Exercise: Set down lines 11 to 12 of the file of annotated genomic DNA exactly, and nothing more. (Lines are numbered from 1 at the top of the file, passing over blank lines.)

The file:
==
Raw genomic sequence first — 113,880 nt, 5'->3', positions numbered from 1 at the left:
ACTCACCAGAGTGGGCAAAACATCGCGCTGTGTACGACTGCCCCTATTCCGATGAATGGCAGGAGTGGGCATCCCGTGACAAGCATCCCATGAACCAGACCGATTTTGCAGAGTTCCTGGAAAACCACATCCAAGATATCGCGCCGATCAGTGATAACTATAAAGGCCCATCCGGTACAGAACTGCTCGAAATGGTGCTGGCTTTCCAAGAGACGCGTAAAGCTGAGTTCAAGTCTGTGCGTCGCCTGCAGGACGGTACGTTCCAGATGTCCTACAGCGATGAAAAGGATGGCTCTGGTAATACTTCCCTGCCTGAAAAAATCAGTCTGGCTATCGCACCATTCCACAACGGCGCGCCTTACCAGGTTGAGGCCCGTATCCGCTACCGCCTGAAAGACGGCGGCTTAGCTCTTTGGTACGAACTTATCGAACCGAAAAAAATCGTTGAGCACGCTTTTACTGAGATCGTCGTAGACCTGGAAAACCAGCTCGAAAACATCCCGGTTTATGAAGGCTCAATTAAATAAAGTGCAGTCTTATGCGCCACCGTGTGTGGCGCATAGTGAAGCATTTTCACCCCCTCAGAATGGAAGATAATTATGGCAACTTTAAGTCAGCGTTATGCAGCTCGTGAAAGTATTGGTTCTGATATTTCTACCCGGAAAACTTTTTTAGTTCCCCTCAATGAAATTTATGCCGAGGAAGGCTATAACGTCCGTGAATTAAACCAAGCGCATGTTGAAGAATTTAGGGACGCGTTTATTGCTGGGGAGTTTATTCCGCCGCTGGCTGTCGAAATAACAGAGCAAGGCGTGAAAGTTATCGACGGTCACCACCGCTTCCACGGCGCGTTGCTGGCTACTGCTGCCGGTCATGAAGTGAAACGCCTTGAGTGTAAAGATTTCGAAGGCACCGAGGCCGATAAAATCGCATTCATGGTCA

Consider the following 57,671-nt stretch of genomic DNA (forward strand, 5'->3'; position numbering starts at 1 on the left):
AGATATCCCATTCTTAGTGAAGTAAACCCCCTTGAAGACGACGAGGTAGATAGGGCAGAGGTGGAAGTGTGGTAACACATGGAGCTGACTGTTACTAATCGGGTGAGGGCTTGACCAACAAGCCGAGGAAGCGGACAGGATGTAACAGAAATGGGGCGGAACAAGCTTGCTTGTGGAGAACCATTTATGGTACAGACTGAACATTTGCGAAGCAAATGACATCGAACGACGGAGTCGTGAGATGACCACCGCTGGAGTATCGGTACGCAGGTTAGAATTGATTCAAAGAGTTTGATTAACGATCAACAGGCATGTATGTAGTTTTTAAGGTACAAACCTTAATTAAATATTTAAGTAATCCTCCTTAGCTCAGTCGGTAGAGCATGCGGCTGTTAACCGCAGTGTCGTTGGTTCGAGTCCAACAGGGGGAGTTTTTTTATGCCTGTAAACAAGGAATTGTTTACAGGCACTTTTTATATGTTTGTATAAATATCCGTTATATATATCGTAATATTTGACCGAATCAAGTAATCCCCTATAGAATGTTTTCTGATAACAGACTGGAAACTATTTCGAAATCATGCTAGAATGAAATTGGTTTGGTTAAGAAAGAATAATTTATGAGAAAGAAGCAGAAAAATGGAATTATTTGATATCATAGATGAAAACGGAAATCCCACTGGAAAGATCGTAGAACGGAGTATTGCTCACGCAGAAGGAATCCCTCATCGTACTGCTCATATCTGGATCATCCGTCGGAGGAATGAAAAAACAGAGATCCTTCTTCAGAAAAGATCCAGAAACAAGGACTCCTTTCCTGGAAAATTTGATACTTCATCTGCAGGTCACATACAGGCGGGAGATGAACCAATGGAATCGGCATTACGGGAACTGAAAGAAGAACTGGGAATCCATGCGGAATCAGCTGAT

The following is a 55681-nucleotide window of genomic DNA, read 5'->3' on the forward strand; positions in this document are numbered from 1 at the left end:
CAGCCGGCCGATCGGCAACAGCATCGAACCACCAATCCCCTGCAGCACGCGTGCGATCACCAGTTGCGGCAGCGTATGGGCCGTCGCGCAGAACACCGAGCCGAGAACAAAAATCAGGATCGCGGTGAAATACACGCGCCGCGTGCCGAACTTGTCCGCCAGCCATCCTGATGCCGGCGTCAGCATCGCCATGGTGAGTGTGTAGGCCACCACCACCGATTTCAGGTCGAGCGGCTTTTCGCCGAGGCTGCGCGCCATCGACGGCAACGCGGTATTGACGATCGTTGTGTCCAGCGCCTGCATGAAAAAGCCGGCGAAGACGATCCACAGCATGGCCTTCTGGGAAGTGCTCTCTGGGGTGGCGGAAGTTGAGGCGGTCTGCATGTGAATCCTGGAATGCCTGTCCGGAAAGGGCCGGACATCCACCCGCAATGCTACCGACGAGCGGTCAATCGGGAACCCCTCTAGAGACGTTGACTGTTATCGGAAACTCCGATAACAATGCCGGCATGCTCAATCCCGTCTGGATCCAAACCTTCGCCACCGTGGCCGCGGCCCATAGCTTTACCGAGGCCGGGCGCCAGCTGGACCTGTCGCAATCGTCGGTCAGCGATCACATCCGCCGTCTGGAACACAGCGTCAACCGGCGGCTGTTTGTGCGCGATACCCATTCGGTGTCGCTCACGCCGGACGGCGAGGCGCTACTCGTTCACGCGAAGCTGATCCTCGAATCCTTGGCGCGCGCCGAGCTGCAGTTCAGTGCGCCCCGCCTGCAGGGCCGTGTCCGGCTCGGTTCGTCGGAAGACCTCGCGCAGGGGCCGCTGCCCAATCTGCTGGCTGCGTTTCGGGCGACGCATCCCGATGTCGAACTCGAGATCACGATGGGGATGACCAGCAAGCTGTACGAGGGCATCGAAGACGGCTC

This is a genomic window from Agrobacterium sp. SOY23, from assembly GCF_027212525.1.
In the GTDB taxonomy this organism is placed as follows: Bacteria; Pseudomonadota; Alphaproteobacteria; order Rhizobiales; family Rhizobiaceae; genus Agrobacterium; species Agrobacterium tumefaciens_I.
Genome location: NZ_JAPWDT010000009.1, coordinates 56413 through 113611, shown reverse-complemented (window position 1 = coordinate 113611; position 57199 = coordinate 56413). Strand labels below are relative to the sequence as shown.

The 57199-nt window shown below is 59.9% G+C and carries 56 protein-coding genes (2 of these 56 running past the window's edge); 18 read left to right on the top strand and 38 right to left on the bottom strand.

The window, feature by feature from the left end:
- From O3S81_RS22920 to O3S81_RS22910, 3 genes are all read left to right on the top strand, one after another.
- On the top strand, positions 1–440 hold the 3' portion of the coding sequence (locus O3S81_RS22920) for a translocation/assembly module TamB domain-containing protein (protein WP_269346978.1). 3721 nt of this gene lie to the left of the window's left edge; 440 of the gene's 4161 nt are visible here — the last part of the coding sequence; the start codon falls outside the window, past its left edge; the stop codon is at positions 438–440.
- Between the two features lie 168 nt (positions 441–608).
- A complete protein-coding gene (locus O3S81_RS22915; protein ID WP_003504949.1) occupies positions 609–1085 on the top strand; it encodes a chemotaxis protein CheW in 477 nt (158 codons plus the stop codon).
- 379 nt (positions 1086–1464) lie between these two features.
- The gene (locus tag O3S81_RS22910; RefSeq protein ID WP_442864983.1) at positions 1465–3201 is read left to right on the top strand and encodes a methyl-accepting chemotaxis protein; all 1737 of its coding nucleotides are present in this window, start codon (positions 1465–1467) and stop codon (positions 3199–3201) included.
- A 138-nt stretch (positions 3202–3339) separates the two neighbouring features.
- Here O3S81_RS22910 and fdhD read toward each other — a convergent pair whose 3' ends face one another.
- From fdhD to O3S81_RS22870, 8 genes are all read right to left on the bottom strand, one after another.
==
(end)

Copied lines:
The window, feature by feature from the left end:
- From O3S81_RS22920 to O3S81_RS22910, 3 genes are all read left to right on the top strand, one after another.